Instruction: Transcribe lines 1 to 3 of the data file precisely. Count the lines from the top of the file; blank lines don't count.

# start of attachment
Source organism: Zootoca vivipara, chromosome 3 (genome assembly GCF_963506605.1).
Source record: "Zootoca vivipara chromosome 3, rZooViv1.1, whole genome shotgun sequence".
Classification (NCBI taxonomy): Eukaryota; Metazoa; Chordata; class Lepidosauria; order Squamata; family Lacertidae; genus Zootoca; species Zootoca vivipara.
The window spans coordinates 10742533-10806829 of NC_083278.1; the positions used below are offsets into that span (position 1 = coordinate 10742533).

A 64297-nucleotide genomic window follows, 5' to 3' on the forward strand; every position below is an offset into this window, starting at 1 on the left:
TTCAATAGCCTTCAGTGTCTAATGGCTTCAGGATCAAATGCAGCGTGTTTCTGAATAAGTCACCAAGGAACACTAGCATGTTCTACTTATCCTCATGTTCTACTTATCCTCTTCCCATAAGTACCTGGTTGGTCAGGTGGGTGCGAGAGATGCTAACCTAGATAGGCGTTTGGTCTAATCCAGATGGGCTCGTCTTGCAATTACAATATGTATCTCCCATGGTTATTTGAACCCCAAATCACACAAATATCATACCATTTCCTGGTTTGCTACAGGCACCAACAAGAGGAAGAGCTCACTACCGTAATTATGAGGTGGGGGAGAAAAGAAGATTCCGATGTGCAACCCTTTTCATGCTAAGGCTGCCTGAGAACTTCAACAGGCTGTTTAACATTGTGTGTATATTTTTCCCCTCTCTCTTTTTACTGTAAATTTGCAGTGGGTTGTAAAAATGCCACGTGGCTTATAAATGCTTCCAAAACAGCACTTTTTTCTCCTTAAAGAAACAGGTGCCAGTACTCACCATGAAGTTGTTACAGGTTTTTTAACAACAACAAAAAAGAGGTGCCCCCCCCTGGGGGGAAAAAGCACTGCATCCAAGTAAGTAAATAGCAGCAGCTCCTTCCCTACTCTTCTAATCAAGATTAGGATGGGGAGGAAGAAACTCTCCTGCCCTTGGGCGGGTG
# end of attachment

Source organism: Zootoca vivipara, chromosome 3 (genome assembly GCF_963506605.1).
Source record: "Zootoca vivipara chromosome 3, rZooViv1.1, whole genome shotgun sequence".
Classification (NCBI taxonomy): Eukaryota; Metazoa; Chordata; class Lepidosauria; order Squamata; family Lacertidae; genus Zootoca; species Zootoca vivipara.